You allege that Cox’s interpretation of the constitutional provision is erroneous because the language “is both specific and plain: It refers to sitting Local Presidents who subsequently are elected Council President. It does not address the reverse situation, that of council President who is subsequently elected to the Local office.”

It is well settled that a union’s interpretation of its constitution and bylaws is entitled to deference. See, e.g., Reich v. Int’l Alliance of Theatrical Stage Emps. & Moving Picture Mach. Operators, 32 F.3d 512, 515 (11th Cir. 1994). Department of Labor regulations provide that “[t]he interpretation consistently placed on a union’s constitution by the responsible union official or governing body will be accepted unless the interpretation is clearly unreasonable.” 29 C.F.R. § 452.3. Thus, a union’s interpretation will be upheld if it is consistent, made by the responsible union official, and not clearly unreasonable. The Department’s investigation revealed that all three requirements were met in this case.

First, there is no allegation that the union has interpreted the provision inconsistently. At its convention in June 2008, Council 222 unanimously adopted the amendment (the quoted sentence shown in bold on page 1 of this letter) to article VII, section 6 of the Council 222 constitution. The AFGE National Executive Council approved the amendment in October 2011. You and the union agree that the present situation is the first time since the provision took effect that Council 222 has elected a local president as council president. Thus, this is the first opportunity the union has had to apply this provision. Nevertheless, as discussed below, since the adoption of the amendment in 2008, the union has not placed any interpretation on the provision other than that it prohibits the council president from concurrently serving as a local president.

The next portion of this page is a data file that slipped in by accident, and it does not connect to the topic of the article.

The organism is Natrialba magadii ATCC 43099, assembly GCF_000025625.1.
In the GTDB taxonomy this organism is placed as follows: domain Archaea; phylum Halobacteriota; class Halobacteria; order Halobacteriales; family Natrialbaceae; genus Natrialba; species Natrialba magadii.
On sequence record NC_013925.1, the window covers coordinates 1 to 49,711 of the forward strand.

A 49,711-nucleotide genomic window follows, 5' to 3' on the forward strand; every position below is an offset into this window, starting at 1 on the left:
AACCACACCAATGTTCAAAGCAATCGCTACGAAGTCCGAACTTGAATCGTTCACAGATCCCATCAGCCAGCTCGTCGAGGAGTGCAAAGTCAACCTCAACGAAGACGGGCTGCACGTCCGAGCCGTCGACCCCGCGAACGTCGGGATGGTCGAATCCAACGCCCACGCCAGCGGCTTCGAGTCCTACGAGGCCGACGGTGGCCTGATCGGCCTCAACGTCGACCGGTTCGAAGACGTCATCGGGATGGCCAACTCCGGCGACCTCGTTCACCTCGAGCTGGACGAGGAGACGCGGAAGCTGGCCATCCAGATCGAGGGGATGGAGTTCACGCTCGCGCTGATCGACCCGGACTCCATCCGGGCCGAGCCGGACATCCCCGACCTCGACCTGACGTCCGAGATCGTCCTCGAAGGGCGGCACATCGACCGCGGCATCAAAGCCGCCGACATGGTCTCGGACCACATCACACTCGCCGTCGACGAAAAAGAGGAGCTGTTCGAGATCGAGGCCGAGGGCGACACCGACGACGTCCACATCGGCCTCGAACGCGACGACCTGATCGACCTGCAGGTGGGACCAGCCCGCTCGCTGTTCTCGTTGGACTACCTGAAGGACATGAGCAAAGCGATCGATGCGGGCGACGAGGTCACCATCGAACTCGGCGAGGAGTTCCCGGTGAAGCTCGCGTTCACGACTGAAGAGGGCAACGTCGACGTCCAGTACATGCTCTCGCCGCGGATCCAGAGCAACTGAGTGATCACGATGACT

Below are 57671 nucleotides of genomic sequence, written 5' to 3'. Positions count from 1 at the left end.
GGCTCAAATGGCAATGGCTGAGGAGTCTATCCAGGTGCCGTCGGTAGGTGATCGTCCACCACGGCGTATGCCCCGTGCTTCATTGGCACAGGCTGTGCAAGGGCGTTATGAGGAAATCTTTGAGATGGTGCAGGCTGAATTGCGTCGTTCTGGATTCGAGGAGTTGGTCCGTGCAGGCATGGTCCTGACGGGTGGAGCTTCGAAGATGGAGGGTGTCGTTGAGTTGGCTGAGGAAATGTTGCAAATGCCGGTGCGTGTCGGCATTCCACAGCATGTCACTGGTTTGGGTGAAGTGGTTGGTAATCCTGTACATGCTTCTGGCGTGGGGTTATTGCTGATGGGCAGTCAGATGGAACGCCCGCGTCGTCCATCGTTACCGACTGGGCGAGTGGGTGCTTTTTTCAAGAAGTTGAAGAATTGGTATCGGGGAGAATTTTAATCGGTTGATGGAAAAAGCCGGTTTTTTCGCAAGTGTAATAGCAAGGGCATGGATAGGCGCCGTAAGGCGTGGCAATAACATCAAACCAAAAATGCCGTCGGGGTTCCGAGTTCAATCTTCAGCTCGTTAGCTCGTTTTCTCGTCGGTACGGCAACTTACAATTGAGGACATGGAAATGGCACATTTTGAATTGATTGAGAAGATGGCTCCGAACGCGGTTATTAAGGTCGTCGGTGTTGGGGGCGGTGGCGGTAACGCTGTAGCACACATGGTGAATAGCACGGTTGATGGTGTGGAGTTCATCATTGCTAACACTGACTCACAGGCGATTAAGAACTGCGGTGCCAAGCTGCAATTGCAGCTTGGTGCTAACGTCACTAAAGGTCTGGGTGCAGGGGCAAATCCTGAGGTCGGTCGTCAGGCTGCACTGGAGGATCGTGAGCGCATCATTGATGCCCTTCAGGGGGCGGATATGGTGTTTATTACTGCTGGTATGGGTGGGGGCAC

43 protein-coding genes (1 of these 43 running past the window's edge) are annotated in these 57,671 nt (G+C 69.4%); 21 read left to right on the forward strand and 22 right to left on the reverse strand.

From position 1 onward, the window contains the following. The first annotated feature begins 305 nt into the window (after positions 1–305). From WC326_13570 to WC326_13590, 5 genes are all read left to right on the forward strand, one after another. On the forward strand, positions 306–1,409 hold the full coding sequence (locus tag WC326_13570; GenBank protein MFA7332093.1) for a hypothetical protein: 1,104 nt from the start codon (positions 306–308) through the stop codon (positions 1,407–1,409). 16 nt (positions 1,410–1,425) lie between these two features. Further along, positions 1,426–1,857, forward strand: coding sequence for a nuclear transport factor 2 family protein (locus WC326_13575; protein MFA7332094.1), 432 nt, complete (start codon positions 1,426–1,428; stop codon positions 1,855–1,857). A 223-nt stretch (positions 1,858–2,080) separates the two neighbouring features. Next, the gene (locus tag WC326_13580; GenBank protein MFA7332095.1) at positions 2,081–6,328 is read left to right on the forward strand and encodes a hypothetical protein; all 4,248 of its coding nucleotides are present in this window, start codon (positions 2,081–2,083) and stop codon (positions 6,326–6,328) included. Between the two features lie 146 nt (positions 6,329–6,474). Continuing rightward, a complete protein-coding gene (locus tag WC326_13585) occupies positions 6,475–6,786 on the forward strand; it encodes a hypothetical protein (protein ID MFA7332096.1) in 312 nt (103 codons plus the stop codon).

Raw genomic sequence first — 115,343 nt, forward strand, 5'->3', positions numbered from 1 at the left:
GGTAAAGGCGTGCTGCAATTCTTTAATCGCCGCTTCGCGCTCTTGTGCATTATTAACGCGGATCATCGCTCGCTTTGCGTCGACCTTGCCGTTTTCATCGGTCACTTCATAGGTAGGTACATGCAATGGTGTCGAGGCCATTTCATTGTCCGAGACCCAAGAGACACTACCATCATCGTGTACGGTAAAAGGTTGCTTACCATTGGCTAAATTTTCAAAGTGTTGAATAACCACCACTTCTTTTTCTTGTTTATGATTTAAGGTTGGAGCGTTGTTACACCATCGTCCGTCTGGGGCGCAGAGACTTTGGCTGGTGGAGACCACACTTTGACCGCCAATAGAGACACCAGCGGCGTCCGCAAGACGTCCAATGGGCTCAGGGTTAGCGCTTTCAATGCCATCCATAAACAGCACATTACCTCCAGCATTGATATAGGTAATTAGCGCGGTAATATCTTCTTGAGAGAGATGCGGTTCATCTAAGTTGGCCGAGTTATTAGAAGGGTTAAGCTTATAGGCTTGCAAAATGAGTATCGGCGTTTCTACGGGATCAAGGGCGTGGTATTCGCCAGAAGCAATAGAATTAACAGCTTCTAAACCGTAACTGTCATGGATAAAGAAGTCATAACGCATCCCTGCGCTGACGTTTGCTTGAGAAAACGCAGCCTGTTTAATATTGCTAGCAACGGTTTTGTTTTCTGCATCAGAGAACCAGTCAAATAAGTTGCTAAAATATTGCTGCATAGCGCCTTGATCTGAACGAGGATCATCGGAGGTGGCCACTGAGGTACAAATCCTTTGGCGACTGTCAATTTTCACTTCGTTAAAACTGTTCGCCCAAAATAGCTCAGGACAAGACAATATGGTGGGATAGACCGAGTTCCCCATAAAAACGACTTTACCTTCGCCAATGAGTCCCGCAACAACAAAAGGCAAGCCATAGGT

Second, the interpretation you challenged was provided by the responsible union official. Article II, section 3 of the Council 222 constitution specifies that, “[c]onsistent with the AFGE National Constitution, the AFGE National President shall ensure that all provisions of this Constitution are met, and shall take necessary action to do so.” As noted above, National President Cox, the responsible union official, provided the interpretation of the provision that you contested. Further, Cox’s interpretation is consistent with that of Council 222 Executive Vice President Carolyn Federoff, who drafted the amendment, and of other officers of Council 222.